Sri Lanka's central bank lowered interest rates by 50 basis points in an unexpected move on Tuesday and said there was space to ease policy further as it prioritises growth to steer the economy out of its worst financial crisis in decades.

The Central Bank of Sri Lanka (CBSL) reduced the Standing Deposit Facility Rate to 8.50% and the Standing Lending Facility Rate to 9.50%, catching markets by surprise as 11 out of 16 economists and analysts polled by Reuters had expected rates to remain unchanged.

"Going forward, if we see that inflation on a stable basis remains between 4%-5%, I see space for monetary policy to be reduced further in the current cycle," CBSL Governor P. Nandalal Weerasinghe said.

Addressing a post-policy press conference, Weerasinghe noted that monetary conditions still remain tight, adding current projections suggest inflation will track between 4% to 5% over the next 12 to 18 months.

The latest easing brings the total interest rate cuts to 700 basis points since last year as Sri Lanka began a painful recovery after slipping into its biggest economic crisis since independence from the British in 1948.

"The decision seems to be very much driven by a desire to support demand conditions and boost growth further, taking advantage of the impact of electricity tariff reduction and appreciation of currency," said Thilina Panduwawala, head of research at Frontier Research.

The bank had kept its policy rates unchanged in January to tame inflation after a 3% sales tax increase at the start of the year pushed up prices and boosted inflation to 5.9% in February.

"The possible upside risks to inflation in the near term would not materially change the medium-term inflation outlook, as economic activity is projected to remain below par for an extended period," the central bank said in its policy statement.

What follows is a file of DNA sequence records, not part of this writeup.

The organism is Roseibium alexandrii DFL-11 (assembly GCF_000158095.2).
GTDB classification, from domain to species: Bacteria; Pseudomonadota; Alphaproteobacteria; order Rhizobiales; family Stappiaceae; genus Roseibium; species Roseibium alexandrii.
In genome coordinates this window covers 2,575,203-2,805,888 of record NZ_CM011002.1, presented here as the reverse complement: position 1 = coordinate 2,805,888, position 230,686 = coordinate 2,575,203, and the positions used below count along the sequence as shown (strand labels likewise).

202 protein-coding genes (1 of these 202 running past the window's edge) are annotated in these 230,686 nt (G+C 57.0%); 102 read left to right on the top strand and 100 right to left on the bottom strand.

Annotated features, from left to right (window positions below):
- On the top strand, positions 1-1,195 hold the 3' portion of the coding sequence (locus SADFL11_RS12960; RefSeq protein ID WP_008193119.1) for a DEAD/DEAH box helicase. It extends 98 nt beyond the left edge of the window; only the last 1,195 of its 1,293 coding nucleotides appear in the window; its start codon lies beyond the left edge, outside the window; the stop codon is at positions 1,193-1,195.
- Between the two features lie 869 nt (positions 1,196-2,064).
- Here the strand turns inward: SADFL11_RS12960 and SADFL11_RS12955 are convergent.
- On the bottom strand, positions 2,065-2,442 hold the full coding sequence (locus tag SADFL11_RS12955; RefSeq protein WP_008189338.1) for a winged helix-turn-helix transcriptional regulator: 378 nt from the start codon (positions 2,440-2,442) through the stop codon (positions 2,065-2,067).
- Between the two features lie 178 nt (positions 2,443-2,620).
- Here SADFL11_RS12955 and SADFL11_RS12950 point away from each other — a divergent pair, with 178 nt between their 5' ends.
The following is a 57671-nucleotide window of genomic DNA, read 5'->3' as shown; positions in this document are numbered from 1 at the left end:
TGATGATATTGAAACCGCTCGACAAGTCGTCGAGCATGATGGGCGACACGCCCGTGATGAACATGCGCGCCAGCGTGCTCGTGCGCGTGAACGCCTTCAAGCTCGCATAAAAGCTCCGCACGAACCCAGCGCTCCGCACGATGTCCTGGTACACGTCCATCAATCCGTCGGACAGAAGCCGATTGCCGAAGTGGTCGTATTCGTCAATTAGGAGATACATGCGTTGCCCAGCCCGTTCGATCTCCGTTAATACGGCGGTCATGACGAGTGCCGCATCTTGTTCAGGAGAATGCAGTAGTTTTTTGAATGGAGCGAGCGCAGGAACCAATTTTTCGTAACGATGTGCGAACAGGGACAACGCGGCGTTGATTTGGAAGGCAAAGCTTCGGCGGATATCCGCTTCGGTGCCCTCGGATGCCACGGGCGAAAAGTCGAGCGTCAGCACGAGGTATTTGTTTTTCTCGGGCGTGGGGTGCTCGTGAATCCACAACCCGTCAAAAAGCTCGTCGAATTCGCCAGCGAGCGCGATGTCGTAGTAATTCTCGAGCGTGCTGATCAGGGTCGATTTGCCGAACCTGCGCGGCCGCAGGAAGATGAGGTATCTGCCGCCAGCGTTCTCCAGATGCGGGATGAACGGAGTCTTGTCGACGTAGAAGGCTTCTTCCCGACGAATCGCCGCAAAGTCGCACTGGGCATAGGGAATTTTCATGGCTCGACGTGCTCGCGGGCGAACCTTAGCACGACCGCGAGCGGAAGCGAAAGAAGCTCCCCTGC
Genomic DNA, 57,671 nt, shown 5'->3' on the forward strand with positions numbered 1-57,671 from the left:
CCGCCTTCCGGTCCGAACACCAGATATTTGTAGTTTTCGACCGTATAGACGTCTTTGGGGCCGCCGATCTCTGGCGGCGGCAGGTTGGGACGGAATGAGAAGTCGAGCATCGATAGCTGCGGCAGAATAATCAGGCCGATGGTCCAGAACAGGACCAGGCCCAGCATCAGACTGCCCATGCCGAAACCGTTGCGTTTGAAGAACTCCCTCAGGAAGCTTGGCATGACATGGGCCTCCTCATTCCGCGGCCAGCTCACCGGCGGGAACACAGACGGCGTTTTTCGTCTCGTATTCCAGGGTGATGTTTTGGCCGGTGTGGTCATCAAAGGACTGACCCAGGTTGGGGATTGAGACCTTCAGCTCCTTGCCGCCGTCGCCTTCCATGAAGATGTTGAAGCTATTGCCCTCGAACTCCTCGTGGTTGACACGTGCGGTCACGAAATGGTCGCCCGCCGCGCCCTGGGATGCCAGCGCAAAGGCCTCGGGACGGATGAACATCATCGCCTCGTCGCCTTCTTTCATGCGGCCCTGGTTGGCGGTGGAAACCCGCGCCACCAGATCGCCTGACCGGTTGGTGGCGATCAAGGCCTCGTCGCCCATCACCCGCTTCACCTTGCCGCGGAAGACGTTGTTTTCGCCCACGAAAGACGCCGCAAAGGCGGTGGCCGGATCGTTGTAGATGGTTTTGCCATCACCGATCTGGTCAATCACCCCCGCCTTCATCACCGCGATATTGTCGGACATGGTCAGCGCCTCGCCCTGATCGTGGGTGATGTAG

The decision to lower rates would help maintain inflation at the targeted level of 5% over the medium term, while enabling the economy to reach its potential, CBSL added.

The central bank stressed the need for market interest rates to continue to move down, and said demand conditions remain subdued while the recent tax policy change was having a lower-than-expected impact on inflation.



The rate reductions bolster the positive sentiment after the International Monetary Fund staff agreement but is unlikely to have an impact on the debt restructuring talks this week, Frontier's Panduwawala said.

"Rate reduction may not make a big difference on credit, given that lending is slower due to lack of confidence, tax implications and investors taking a wait and see approach ahead of the elections," said Udeeshan Jonas, chief strategist at equity research firm CAL Group.

The South Asian nation is due to hold presidential elections in the second half of 2024.

Sri Lanka will start talks with private bondholders to restructure $12 billion of debt, which the country defaulted on in May 2022 after its foreign reserves fell to catastrophic lows leaving it unable to pay for essentials such as fuel and medicine.

The island nation received a confidence boost when it reached a staff level agreement on the second review with IMF last week, taking it a step closer to securing the next tranche of a $2.9 billion bailout package from the global lender.

Weerasinghe said the government would need to complete the debt restructuring before the next IMF review.

Sri Lanka's economy shrank 2.3% in 2023 but grew 4.5% in the fourth quarter setting the stage for a recovery this year.

"This growth momentum is expected to continue in the upcoming quarters," CBSL said. (Reporting by Uditha Jayasinghe; Writing by Swati Bhat; Editing by Shri Navaratnam)